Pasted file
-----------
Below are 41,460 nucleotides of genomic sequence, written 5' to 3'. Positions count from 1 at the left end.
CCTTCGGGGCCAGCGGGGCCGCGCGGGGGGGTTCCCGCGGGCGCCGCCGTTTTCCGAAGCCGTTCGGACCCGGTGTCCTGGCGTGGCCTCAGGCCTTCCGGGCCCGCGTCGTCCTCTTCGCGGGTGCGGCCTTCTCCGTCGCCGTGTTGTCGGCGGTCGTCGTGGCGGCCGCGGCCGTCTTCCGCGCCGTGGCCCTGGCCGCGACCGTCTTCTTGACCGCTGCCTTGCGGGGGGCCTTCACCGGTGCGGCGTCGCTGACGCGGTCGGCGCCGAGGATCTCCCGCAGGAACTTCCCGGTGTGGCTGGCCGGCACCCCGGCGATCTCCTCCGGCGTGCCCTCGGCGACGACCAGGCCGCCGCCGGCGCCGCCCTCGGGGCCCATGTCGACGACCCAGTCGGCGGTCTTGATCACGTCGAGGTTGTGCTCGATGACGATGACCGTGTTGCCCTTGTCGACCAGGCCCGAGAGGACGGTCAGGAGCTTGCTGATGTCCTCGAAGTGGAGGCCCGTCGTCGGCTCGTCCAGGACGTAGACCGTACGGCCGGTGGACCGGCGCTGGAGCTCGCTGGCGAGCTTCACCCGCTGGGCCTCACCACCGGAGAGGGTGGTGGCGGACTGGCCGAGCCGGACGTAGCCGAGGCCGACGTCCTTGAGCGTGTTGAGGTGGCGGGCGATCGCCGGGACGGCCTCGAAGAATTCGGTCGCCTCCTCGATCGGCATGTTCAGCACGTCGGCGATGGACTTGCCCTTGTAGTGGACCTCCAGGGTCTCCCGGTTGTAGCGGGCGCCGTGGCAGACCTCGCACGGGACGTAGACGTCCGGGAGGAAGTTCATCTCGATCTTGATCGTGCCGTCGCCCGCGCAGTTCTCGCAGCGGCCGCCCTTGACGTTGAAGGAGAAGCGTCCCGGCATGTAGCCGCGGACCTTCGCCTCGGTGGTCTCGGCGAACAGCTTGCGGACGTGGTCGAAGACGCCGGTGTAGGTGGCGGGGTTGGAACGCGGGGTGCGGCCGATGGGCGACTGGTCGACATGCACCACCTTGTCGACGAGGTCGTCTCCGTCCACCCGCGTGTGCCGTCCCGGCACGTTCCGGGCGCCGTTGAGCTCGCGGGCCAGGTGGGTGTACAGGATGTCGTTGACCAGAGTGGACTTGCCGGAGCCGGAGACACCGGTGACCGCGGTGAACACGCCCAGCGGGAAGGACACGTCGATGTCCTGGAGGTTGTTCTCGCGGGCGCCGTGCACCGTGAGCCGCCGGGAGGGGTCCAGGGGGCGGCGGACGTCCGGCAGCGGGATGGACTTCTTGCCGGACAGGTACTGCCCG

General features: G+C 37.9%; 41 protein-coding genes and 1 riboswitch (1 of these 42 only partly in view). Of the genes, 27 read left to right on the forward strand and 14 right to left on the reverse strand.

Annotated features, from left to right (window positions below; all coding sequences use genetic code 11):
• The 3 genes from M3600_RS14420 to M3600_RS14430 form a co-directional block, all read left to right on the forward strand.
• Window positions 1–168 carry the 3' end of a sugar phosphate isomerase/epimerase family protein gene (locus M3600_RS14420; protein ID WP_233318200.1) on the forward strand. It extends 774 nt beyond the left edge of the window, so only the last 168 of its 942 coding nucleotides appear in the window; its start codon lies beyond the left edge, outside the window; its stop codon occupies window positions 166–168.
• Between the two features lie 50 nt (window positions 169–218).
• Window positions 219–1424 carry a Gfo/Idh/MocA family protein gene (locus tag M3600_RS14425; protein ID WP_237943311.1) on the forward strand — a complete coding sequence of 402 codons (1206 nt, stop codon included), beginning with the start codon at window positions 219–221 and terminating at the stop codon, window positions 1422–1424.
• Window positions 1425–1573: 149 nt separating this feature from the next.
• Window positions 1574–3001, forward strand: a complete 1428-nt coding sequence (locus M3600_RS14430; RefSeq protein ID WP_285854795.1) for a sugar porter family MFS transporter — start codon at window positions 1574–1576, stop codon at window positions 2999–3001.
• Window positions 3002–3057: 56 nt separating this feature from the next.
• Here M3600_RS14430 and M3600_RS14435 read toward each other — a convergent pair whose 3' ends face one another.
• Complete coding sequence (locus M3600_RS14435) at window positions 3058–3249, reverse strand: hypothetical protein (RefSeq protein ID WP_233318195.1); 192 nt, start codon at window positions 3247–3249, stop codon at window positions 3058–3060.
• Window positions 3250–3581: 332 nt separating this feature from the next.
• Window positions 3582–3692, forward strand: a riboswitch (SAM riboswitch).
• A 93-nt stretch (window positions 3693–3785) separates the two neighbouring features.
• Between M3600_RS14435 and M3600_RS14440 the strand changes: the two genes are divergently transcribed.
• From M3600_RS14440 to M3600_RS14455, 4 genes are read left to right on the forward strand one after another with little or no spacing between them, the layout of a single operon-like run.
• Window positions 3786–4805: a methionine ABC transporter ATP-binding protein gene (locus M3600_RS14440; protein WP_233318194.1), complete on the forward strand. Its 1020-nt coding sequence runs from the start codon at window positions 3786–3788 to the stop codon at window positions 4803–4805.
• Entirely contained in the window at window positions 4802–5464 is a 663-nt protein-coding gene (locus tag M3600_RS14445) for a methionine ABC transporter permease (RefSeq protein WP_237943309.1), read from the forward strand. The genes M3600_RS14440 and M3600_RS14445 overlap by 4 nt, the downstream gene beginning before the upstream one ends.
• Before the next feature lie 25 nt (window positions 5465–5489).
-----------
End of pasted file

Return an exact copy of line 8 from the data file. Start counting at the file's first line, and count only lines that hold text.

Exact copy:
• Window positions 219–1424 carry a Gfo/Idh/MocA family protein gene (locus tag M3600_RS14425; protein ID WP_237943311.1) on the forward strand — a complete coding sequence of 402 codons (1206 nt, stop codon included), beginning with the start codon at window positions 219–221 and terminating at the stop codon, window positions 1422–1424.